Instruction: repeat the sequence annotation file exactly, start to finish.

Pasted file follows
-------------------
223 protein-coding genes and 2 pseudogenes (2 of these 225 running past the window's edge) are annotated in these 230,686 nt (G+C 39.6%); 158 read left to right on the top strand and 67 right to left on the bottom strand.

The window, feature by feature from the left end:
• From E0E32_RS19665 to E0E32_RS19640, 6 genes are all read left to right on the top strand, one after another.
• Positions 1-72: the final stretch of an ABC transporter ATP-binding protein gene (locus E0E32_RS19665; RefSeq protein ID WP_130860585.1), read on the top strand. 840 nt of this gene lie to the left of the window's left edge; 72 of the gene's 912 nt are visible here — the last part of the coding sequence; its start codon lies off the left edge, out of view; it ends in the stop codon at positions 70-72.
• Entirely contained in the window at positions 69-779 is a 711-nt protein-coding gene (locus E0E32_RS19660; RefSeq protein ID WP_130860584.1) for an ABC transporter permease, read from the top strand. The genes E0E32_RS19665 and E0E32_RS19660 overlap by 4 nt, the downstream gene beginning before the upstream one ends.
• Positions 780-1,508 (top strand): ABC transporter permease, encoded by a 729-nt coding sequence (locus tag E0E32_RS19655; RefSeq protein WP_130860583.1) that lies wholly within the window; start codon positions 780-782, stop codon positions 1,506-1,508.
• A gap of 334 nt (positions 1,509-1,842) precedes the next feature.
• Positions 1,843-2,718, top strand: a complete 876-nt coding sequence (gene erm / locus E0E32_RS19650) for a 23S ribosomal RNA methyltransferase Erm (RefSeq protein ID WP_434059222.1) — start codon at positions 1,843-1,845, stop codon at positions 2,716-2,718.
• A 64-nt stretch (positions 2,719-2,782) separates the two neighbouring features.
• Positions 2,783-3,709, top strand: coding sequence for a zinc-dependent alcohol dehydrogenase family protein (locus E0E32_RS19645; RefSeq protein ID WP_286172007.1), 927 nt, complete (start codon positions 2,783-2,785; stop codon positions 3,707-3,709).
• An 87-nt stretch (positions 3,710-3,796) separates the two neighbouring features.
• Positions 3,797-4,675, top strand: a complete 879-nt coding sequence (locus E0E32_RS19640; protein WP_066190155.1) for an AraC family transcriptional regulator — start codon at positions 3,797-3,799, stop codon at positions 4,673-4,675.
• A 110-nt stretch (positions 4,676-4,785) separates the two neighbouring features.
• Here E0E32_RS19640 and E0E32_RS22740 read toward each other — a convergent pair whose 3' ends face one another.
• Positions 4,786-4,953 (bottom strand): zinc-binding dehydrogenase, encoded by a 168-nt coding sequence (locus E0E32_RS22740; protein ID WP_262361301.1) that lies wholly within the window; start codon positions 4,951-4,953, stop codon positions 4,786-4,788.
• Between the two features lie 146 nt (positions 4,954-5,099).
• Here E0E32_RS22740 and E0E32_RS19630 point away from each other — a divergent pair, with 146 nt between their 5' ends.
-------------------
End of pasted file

223 protein-coding genes and 2 pseudogenes (2 of these 225 running past the window's edge) are annotated in these 230,686 nt (G+C 39.6%); 158 read left to right on the top strand and 67 right to left on the bottom strand.

The window, feature by feature from the left end:
• From E0E32_RS19665 to E0E32_RS19640, 6 genes are all read left to right on the top strand, one after another.
• Positions 1-72: the final stretch of an ABC transporter ATP-binding protein gene (locus E0E32_RS19665; RefSeq protein ID WP_130860585.1), read on the top strand. 840 nt of this gene lie to the left of the window's left edge; 72 of the gene's 912 nt are visible here — the last part of the coding sequence; its start codon lies off the left edge, out of view; it ends in the stop codon at positions 70-72.
• Entirely contained in the window at positions 69-779 is a 711-nt protein-coding gene (locus E0E32_RS19660; RefSeq protein ID WP_130860584.1) for an ABC transporter permease, read from the top strand. The genes E0E32_RS19665 and E0E32_RS19660 overlap by 4 nt, the downstream gene beginning before the upstream one ends.
• Positions 780-1,508 (top strand): ABC transporter permease, encoded by a 729-nt coding sequence (locus tag E0E32_RS19655; RefSeq protein WP_130860583.1) that lies wholly within the window; start codon positions 780-782, stop codon positions 1,506-1,508.
• A gap of 334 nt (positions 1,509-1,842) precedes the next feature.
• Positions 1,843-2,718, top strand: a complete 876-nt coding sequence (gene erm / locus E0E32_RS19650) for a 23S ribosomal RNA methyltransferase Erm (RefSeq protein ID WP_434059222.1) — start codon at positions 1,843-1,845, stop codon at positions 2,716-2,718.
• A 64-nt stretch (positions 2,719-2,782) separates the two neighbouring features.
• Positions 2,783-3,709, top strand: coding sequence for a zinc-dependent alcohol dehydrogenase family protein (locus E0E32_RS19645; RefSeq protein ID WP_286172007.1), 927 nt, complete (start codon positions 2,783-2,785; stop codon positions 3,707-3,709).
• An 87-nt stretch (positions 3,710-3,796) separates the two neighbouring features.
• Positions 3,797-4,675, top strand: a complete 879-nt coding sequence (locus E0E32_RS19640; protein WP_066190155.1) for an AraC family transcriptional regulator — start codon at positions 3,797-3,799, stop codon at positions 4,673-4,675.
• A 110-nt stretch (positions 4,676-4,785) separates the two neighbouring features.
• Here E0E32_RS19640 and E0E32_RS22740 read toward each other — a convergent pair whose 3' ends face one another.
• Positions 4,786-4,953 (bottom strand): zinc-binding dehydrogenase, encoded by a 168-nt coding sequence (locus E0E32_RS22740; protein ID WP_262361301.1) that lies wholly within the window; start codon positions 4,951-4,953, stop codon positions 4,786-4,788.
• Between the two features lie 146 nt (positions 4,954-5,099).
• Here E0E32_RS22740 and E0E32_RS19630 point away from each other — a divergent pair, with 146 nt between their 5' ends.